Contextualising co-production and complex needs: Understanding the engagement of service users with severe and multiple disadvantages

Published date01 April 2024
DOIhttp://doi.org/10.1177/09520767221122277
AuthorKate Broadhurst
Date01 April 2024
Subject MatterArticles
Article
Public Policy and Administration
2024, Vol. 39(2) 259277
© The Author(s) 2022
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DOI: 10.1177/09520767221122277
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Contextualising co-production
and complex needs:
Understanding the engagement
of service users with severe and
multiple disadvantages
Kate Broadhurst
School of Business and Economics, Loughborough University, Leicestershire, UK
Abstract
Much has been written about co-production in mainstream services but less is known
about its applicability to service users with severe and multiple disadvantages (SMD).
Given the sometimes-precarious relationship between providers and users with SMD,
the paper argues that co-production should not be approached in the same way as
conventional user engagement because of the degree of marginalisation, stigma and
exclusion users with SMD face. Through a thematic analysis of evidence systematically
collated via a rapid evidence assessment, the author proposes a co-production
framework comprising a series of organisational principles to create an enabling
environment for co-production with vulnerable service users. The application of the
model is encouraged across a range of sectors and settings so that all service users can
become empowered participants in the design and delivery of services that affect their
lives.
Keywords
Co-production, severe and multiple disadvantages, complex needs, experts by
experience
Corresponding author:
Kate Broadhurst, School of Business and Economics, Loughborough University, Epinal Way, Loughborough
LE11 3TU, UK.
Email: k.broadhurst@lboro.ac.uk
Introduction
Co-production is situated within the f‌ield of citizen participation and public management
where collaboration is promoted as a means to enhance service quality (Park, 2020;
Brandsen and Honingh, 2015). It has been associated with a range of outcomes, including
enhanced effectiveness and eff‌iciency, increased user satisfaction, and improved user
provider relationships (Bovaird and Loeff‌ler, 2013;Alford, 2014). First introduced to
policy and academic f‌ields in the 1970s, Ostrom def‌ined co-production as the potential
relationships that could exist between the regularproducer (street-level police off‌icers,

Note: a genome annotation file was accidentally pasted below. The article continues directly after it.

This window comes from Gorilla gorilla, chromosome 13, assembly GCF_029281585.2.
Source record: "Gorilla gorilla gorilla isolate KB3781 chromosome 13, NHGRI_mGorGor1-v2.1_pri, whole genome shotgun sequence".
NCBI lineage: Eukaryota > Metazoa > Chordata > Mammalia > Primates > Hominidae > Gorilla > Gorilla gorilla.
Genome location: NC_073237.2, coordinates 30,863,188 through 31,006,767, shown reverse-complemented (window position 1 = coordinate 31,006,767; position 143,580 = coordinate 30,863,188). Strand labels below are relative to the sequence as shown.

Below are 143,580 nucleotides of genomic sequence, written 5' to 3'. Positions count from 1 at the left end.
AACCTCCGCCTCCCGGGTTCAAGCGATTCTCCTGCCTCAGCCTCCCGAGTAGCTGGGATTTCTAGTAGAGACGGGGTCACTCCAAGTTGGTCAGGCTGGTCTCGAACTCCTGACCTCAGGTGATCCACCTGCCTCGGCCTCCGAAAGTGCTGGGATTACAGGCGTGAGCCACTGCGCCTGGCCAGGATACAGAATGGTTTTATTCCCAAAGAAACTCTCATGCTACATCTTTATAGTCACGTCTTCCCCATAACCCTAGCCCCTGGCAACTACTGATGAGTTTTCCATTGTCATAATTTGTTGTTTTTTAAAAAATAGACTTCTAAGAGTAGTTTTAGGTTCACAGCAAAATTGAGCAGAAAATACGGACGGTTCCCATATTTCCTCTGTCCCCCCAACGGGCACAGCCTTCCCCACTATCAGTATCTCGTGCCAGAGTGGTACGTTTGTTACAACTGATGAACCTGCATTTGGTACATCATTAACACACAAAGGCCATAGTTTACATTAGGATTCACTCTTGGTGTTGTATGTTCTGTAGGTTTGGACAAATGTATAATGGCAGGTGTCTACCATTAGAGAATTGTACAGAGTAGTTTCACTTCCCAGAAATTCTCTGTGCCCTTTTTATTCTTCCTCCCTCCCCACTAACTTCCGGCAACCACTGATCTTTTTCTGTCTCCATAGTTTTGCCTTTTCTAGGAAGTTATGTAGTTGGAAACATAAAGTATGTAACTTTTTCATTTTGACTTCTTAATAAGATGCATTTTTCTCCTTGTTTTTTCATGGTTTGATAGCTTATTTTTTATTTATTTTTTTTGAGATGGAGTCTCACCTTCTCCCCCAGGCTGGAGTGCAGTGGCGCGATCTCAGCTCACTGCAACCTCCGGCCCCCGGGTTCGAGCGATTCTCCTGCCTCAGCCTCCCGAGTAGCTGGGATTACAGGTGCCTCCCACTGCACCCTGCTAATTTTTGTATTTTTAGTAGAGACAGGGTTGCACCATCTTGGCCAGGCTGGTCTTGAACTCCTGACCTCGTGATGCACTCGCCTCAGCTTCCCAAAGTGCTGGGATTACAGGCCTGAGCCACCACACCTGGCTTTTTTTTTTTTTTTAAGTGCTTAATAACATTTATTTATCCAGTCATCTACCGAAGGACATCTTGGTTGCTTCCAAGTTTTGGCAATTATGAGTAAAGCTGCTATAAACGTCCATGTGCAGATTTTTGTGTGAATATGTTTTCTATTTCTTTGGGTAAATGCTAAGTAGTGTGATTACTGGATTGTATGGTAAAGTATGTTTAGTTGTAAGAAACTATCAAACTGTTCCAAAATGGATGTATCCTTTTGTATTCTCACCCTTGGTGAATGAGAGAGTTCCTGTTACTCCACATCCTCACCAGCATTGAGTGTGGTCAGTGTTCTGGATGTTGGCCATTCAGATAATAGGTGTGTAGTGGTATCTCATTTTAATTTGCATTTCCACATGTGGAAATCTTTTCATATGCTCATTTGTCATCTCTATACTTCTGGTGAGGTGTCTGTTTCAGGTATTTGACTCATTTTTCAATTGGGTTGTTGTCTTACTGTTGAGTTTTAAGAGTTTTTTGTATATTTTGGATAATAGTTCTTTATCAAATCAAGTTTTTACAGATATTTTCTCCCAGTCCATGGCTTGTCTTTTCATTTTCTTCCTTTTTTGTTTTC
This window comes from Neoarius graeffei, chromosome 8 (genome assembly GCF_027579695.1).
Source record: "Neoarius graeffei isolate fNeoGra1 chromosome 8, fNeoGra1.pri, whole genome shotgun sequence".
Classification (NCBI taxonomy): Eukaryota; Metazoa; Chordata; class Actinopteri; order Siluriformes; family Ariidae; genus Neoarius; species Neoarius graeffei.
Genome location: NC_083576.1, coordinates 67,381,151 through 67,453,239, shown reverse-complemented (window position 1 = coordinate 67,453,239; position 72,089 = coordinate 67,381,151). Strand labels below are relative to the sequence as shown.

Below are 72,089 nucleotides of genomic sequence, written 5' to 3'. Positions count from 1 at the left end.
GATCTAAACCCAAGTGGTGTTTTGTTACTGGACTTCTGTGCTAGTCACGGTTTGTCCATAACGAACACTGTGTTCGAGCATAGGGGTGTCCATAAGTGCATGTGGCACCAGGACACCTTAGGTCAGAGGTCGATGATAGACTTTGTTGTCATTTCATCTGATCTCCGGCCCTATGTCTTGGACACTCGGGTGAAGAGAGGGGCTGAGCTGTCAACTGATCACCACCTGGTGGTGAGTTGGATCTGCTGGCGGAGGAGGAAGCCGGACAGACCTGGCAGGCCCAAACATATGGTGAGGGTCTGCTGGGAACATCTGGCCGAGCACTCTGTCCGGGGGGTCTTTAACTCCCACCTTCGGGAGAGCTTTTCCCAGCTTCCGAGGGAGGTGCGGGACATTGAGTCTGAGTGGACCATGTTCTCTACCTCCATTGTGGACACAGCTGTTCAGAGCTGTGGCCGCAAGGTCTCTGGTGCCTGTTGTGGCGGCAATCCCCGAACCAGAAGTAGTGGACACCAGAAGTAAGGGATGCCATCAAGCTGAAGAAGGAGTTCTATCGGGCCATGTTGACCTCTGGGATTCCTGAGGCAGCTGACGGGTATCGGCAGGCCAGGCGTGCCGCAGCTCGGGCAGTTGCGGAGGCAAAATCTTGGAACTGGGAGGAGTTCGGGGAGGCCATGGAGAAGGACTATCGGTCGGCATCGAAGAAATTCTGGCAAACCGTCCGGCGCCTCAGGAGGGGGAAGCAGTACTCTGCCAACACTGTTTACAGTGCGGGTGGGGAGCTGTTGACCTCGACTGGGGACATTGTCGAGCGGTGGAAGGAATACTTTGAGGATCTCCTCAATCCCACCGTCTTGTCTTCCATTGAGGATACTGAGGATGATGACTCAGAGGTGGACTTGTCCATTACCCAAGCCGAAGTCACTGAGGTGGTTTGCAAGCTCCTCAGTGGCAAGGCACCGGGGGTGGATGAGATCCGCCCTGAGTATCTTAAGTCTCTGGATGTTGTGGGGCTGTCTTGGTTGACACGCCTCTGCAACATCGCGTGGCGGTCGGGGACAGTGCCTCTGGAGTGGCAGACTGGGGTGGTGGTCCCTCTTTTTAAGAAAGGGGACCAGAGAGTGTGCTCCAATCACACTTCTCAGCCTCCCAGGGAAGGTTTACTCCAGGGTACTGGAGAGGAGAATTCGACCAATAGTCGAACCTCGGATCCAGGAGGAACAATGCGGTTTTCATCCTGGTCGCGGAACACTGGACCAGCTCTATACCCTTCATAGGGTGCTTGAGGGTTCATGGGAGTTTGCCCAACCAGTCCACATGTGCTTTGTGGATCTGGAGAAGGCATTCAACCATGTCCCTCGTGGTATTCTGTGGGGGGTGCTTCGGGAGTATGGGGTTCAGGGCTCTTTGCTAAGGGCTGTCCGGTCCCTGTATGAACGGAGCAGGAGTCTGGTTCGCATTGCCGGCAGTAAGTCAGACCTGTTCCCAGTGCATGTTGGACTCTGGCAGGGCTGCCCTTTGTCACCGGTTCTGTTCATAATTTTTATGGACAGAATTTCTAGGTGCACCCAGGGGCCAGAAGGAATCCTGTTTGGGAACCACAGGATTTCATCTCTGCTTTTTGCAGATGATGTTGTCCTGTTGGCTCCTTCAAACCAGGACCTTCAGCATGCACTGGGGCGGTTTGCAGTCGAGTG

schoolteachers, or health workers) and clientswho want to be transformed into safer,
better educated, educated, or healthier persons(1996, 1079). Ostrom identif‌ied a series of
conditions necessary for the promotion and achievement of co-production. These in-
cluded a synergy between the different contributors where each has something the other
needs(1996, 1082), options available to both partners, credible commitment based on
reciprocal and mutual contributions, and incentives to encourage and enable inputs from
off‌icials and citizens.
Inspired by Ostrom, the co-production literature has evolved with a revival of scholarly
interest over the last two decades (Bovaird et al., 2019;Sicilia et al., 2019;Osborne et al.,
2021;Park, 2020). This interest has primarily been inspired by shifting paradigms of
public management that have moved away from New Public Management (NPM)
ideologies of the 1980s and 1990s which applied private sector techniques to achieve
greater value and eff‌iciency (Hood, 1991). New Public Governance and more recently
Public Service Dominant Logic evolved in reaction to the unsuitability of the product
dominant, private value logic of earlier paradigms and ushered in a recognition of the
increasingly multi-sectoral nature of governance where public services are based on inter-
organisational relationships, networks, collaborative partnerships, and other forms of
multi-actor policy making and public action (Anttiroiko and Valkama, 2016).
The shifts in ideology towards public value creation have cemented the popularity of
co-production amongst the non-prof‌it sector actors, think tanks, and policymakers to
enhance the value of public services. Whilst public value remains something of a catch-all
phrase for multiple aspirations about public service, its def‌ining features comprise what
the public values and, what adds value to the public sphere (Benington, 2011). In the UK,
co-production has secured cross-party appeal; f‌irst as part of the political discourse under
Labour Party control in the early 2000s, and subsequently through the 2010 coalition
governmentsf‌lagship Big Societypolicy and the Conservative government civil society
strategies (Lowndes and Pratchett, 2012). Public servants across a range of service areas
have faced a renewed drive to develop co-produced, innovative delivery models triggered
by the recognition that publicly desirable outcomes rely on the contributions of multiple
stakeholders, not just those of providers. Furthermore, f‌iscal constraints resulting from the
global f‌inancial crisis have renewed interest in co-production as a means to compensate
for reductions in investment in public services by leveraging civil society resources and
capacity (Liddle and Murphy, 2012).
The inclusion of service users has become an integral element of the development and
delivery of public services. Advocates argue that co-production is greater than citizen
260 Public Policy and Administration 39(2)

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